The hype is over, though the profound light from ska-punk (personal) favorites Mad Caddies will never burn out. Presented here is a throwaway hype sticker to their album from last year, Punk Rocksteady. No hype needed here, because I fell in love with them back in the late 90s, and, well, I purchased this album online as a pre-order, but here it lives, and here it shall stay.
My 18-year-old self is pissed to high heaven for ordering the limited, color vinyl version of Mad Caddies’ Punk Rocksteady and receiving the standard black vinyl version instead. My 39-year-old self is only mildly annoyed. Classic pop-punk tracks by Snuff, Green Day, Lagwagon, Bad Religion, NOFX, Descendents… covered with a fine sheath of reggae-punk makes for a thoroughly entertaining listen, regardless of the medium’s color. For those of you lucky ones with the green vinyl version, kudos, and an 18-year-old me would like to have some words with you outside.
So, I’m not a fan of social media, for a slew of reasons, but once in a while, my casual strolls through the Instagram and Facebook walls pay dividends. Case in point, this Riot Fest flexi pack from Fat Wreck Chords. See, I didn’t go to this year’s Riot Fest (or any of the prior years), but one of the punk dudes I follow posted a quick heads up that Fat was selling leftover flexi packs on their website for a cool $15. Included is a split between Mad Caddies and Face to Face, Snuff and Swingin’ Utters, and finally, Night Birds and NOFX. Flexis, as a rule, don’t contain a whole lot of quality, but this pack was a fun surprise. Thanks, Instagram dude!
Fat Wreck Chords’ Fat Music Vol. IV: Life in the Fat Lane was released back in April of 1999 and contains some classic, pop-punk tracks from seminal Fat Wreck mainstays. Lagwagon’s May 16 to start it off, Road Rash by Mad Caddies, and San Dimas High School Football Rules by Indiana’s The Ataris. Presented here is a detailed insert featuring all the information one would need to get to know any and everyone one of the artists on this fun and playful compilation. Sometimes, information just simply laid out in black and white is the most effective and viable option.
I botched the color vinyl version (green) of the most recent Mad Caddies album, Punk Rocksteady, but after spinning this yesterday, I’ve concluded that it just doesn’t matter. This album is PERFECT in any shade of polyvinyl chloride. One simply cannot go wrong with Solvang’s brand of reggae set to classic punk tunes. Buy. This. Record.
Let’s take a quick moment and talk about Robert Plant and his 1983 album, The Principle of Moments… in fact, let’s not. Let’s save that for another day when I can re-spin in the attempts to uncover this fine and meaningful Principle. INSTEAD, let’s drastically shift gears to the forthcoming Mad Caddies reggae covers album due out on June 15th. A few sneaky digital tracks have surfaced, including a stellar version of NOFX’s She’s Gone from their 1992 classic, White Trash, Two Heebs and a Bean. Please do yourself a favor and follow the link over to Spotify and check it out. You’re going to want a copy of this 12-track album of classic punk songs with a Mad Caddies-infused reggae twist. I can’t wait for this album to arrive.
If you can get past the nearly unavoidable reflection of the photographer, you’ll notice that you’re looking at two versions of Duck and Cover by Solvang’s reggae-ska-punks, Mad Caddies. The first release, you’ll want to look to the record on your left, is the standard black vinyl release, the first pressing, from way back in 1998. Until 2011, this was the only version available for pure, listening pleasure. That’s where the record on the right comes in. Limited to a slim 199 pressings, this splatter green vinyl is the second of only two pressings of this essential album, and today, fetches from a cool $70, to a whopping $189.99 on Discogs. My advice, check Fat Wreck Chords early, and often.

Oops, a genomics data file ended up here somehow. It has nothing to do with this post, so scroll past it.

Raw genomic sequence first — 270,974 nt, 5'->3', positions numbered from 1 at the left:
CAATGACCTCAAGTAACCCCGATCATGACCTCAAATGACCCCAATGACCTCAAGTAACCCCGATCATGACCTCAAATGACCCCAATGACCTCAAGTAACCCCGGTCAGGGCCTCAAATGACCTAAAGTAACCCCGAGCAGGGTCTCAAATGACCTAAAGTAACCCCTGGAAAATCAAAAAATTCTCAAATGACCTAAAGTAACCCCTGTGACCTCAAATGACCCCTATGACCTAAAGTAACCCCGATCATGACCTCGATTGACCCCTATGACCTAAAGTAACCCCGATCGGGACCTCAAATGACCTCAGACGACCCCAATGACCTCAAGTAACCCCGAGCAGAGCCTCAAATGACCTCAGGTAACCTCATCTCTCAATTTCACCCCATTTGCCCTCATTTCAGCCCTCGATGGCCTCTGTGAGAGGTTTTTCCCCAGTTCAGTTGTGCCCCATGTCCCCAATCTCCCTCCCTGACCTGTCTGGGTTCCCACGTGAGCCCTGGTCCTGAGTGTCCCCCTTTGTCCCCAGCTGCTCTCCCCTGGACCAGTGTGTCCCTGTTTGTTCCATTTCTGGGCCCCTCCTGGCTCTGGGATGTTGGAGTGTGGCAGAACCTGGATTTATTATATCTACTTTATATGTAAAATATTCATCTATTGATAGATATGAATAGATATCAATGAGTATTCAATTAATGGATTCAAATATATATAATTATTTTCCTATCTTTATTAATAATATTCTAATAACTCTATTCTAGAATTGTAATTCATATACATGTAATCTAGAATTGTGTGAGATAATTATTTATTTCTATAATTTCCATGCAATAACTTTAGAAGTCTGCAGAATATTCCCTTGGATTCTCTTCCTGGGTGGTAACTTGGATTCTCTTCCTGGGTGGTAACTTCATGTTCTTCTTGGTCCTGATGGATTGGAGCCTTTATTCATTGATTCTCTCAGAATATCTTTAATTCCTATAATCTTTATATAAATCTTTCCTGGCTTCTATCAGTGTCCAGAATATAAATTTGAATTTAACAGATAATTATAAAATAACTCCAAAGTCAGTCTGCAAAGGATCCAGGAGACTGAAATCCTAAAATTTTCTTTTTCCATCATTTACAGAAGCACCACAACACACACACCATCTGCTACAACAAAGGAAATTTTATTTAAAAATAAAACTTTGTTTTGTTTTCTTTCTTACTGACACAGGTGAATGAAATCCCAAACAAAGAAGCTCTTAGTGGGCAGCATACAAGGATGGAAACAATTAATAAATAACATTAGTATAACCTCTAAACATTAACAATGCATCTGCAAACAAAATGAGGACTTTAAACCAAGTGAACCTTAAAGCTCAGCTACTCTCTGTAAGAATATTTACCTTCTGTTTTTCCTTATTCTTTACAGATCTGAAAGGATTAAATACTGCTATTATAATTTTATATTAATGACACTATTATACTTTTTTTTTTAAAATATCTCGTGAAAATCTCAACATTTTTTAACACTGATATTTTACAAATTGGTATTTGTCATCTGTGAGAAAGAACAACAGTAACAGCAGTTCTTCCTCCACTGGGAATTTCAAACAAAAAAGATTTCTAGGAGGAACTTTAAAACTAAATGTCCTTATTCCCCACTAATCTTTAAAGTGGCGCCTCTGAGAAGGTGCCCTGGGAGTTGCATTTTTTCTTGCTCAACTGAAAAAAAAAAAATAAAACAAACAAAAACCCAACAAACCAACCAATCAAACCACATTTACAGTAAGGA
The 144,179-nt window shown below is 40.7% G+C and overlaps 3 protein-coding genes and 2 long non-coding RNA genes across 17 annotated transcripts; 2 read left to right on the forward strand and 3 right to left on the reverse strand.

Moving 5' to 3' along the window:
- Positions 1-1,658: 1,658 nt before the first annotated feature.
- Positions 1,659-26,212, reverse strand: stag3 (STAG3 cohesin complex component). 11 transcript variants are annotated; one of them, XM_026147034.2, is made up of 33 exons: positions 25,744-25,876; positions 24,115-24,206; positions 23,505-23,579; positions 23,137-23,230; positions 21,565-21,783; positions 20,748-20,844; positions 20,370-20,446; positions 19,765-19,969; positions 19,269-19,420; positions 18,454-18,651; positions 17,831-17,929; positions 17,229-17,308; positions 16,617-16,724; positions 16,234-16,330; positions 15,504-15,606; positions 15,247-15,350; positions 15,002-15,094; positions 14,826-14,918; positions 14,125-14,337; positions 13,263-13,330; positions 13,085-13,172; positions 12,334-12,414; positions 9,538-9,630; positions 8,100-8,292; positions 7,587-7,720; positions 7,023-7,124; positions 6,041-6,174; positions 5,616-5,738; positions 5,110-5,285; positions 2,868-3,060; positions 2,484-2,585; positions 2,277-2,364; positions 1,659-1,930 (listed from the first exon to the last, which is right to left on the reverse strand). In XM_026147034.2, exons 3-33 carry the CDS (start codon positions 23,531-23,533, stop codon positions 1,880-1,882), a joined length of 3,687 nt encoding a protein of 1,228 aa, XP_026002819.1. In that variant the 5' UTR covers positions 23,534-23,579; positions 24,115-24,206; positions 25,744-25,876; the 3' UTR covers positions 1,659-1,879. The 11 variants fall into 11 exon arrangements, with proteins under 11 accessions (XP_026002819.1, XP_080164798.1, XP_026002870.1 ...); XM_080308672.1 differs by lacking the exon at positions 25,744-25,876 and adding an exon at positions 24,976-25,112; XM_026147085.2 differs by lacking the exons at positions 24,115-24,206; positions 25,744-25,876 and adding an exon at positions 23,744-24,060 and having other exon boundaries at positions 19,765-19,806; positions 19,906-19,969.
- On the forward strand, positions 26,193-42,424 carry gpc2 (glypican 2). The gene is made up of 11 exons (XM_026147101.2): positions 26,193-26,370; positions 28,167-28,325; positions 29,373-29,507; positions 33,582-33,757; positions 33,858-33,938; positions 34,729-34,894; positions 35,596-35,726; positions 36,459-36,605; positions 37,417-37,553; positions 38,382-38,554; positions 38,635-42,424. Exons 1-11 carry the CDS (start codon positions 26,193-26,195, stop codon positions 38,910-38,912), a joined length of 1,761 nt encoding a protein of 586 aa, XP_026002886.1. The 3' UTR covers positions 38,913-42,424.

Looking forward to some Santa Barbara mischief this evening at the Roxy. I haven’t seen the Mad Caddies since around 1999 (my God, has it been that long?!), so tonight should prove to be a profound and nostalgic experience. But who knows? They’re getting old too and may just phone it in. Likely not, but a fun notion to ponder. If you look down and find yourself standing in the Los Angeles area this evening, head on over to The Roxy. Tix are still avail. Cheers.
Bring home the lovable madness of these Southern California masters, The Mad Caddies. Titled, Consensual Selections, this Fat Wreck Chords comp contains many of the band’s primary selections, as well as a few previously unreleased choice cuts. Limited to 1000 copies, I’m happy I’ll never have to buy this double LP again.
Although I’d love to hitch my wagon to tomorrow’s neighborhood festivities with the circus-punks of yesteryear’s pizza-driving soundtrack, (the Mad Caddies), mid-week shows are a bit of a luxury these, head-down days. If you’re in the LA area, and know the Troub, you should mos def check out the Mad Caddies tomorrow night.
“I don’t know that I’ve ever listened to this!” He said aloud to an empty, shade-drawn room. Consentual Selections, the 2010 comp, a “collection of EP tracks from 1987 to 2009,” caught my eye earlier today. Limited to only 300 on blue and yellow colored vinyl, and only 1000 overall, this comp pressing makes for one of the more rare, and obscure in the Caddies’ library.
Having absolutely nothing to do with anything, please be on the lookout for James Booker’s The Lost Paramount Tapes. Look it up…
Pop punk enthusiasts, and Solvang locals, Mad Caddies, overshadow their freshman effort (1997’s Quality Soft Core… many the adolescent soundtrack to my, quote, unquote, Wonder Years) with this, their 1998 follow-up, Duck and Cover.
Elegance and rage harmoniously combine within a cloud of aggravated rhyme. She’s a hell-of-a listen, and a necessity for anyone with a cross to bear.
Many thanks, Mad Caddies.